The legendary Neary’s has been a staple of New York City dining since its opening on St. Patrick’s Day in 1967. Its founder, Jim Neary, continues to grace his customers with the same, unique dining experience - in 2019 - that they have enjoyed since the beginning. The classy dress code, classic red booth seats, walls filled with an assortment of beautiful and often historically significant pictures, and knickknacks around the restaurant such as two Super Bowl rings, are only a small part of why Neary’s is so special. Neary’s is embodied and defined by its founder, Jimmy Neary, whose compassion and famous “Jimmy Neary smile” has made Neary’s the kind of place where there are “no strangers... no matter if it’s their first time walking in, everyone talks to everyone. ”Jimmy was born on a farm in Ireland, and his first job coming into America was at a swimming pool. He eventually moved on to become a bar tender at P. J. Moriarity’s, another Irish-American restaurant, where he met his eventual business partner Brian Mulligan. When Jimmy found his 57th street location - 57th street being the two-way street in the city that runs river to river - he “knew it was the place for him and never looked back. ” Over the years he has slowly added to the décor, and stated that “every picture has a story behind it. ” With the care that Jimmy has put into every aspect of Neary’s - along with the presence of Jimmy himself - he has managed to make his restaurant an important fixture in the lives of many for generations. Offered the opportunity to expand over the years, it is no surprise that Jimmy has refused, for in his words “it would never be the same. ”Jimmy considers Neary’s a family-oriented place, with many of his staff having worked with him for over forty years. Essentially, they have all grown up together. His daughter Una, who works on Wall Street during the day, has worked at Neary’s part time for close to forty years and ascertained that “the food is wonderful, the staff is amazing, but people come for my father. ”Jimmy works seven days a week, and in Una’s words, “to get him to take a day off is a major, major feat. ” While every day at Neary’s is a special day, its devoted following especially looks forward to St. Patrick’s Day, which for fifty plus years was counted down to by a special clock, and the celebration of Jimmy’s annual surprise birthday party. As a place where everyone is not just welcomed, but also family, it is no surprise that when asked what he liked to do to relax, Jimmy responded that he is “relaxed right here. I come through the door and I’m at home and I walk out happy. ”
There are many reasons to dine at BLT Steak, tucked discreetly between The Dorchester and an antique jeweler. Having dined here on varied occasions over the years, I knew visiting with Manhattan Sideways, that we were headed towards something special. As we entered the restaurant, we were greeted warmly by the affable staff and took a seat at one of the dark wood tables. We spoke with John, the Venezuelan maître d', who told us about BLT's secrets for success. "The company feels like family, " he said by way of opening, "I've been here for nine years, which is an eternity in the restaurant business. " BLT has built a following of regulars who come back repeatedly because they are "infallibly made to feel like they're the only ones in the restaurant. " In addition to this impeccable service, the food at BLT is consistently top notch. It is, therefore, not difficult to understand why people keep returning for more. While chatting, the chef prepared a succulent variety of meats, perhaps most famously the enormous Porterhouse steak – a dry-aged masterpiece served with maître d'hOtel butter and a side of roasted garlic. Although meat certainly takes center stage, the restaurant also offers a "sublime" Dover Sole and a Tuna Tartar that, according to John, is the best in the city; "I dare someone to find me a better one, " he said. My favorite moment, however, was when the chef presented Yelena, from our team, her first popover. Hailing from Swaziland, she had never encountered this doughy puff of goodness before. I, on the other hand, have had popovers on the top of my list of favorites since I first tried them as a little girl on Long Island. And I can attest to the fact that the ones served at BLT are perfectly prepared.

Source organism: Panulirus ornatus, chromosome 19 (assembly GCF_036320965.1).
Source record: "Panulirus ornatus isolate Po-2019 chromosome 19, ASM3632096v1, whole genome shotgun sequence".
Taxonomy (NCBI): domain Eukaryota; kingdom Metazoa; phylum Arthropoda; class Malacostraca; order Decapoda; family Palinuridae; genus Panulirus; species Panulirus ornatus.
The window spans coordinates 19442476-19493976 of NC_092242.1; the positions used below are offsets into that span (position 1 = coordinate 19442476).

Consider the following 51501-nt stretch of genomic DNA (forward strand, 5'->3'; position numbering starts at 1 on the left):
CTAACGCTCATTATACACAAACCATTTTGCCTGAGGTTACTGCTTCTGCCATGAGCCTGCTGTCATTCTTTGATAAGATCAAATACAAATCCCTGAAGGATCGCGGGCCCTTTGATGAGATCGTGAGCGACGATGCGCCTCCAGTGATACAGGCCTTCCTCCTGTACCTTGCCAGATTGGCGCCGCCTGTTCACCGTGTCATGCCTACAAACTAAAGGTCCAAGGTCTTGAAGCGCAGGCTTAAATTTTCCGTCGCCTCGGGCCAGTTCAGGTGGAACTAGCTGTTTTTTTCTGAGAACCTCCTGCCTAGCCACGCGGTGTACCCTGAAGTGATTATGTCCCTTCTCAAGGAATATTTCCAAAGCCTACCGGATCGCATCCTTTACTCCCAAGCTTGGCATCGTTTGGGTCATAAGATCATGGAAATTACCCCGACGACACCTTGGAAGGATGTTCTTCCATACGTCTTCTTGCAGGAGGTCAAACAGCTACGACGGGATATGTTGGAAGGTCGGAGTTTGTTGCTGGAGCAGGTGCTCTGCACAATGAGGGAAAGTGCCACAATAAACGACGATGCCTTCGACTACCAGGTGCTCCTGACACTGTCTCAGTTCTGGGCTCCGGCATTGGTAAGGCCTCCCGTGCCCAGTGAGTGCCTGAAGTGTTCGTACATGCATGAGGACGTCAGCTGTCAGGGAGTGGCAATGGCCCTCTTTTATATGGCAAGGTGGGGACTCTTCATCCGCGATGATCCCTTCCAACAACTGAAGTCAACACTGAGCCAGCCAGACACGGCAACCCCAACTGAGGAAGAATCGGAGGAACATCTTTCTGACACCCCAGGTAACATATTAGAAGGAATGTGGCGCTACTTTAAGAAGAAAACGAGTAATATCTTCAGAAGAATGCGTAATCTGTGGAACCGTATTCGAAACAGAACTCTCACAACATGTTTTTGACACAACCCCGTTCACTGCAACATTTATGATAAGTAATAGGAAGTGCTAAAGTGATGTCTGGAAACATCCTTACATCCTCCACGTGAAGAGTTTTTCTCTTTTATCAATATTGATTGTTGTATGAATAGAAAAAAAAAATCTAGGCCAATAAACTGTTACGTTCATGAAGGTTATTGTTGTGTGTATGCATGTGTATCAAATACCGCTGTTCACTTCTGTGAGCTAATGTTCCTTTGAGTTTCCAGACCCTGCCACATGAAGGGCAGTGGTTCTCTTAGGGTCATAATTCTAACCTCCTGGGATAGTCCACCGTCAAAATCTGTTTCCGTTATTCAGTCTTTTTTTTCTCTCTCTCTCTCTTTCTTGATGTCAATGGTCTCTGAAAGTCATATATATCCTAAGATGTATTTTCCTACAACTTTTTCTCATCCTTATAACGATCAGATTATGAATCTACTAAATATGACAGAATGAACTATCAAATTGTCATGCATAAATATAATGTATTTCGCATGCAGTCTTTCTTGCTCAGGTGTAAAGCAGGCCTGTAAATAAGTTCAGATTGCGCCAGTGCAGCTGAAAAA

Drawn in by the video art wall visible through the enormous glass windows, I strolled into The Quin. Previously known as the Buckingham, the hotel reopened its doors in November, 2013. In a city filled with luxury hotels, The Quin stands out thanks to its unique arts program. Building on its legacy as the hotel of choice for painters, musicians, and writers, Quin Arts offers a rotating series of exhibitions, films, and lectures.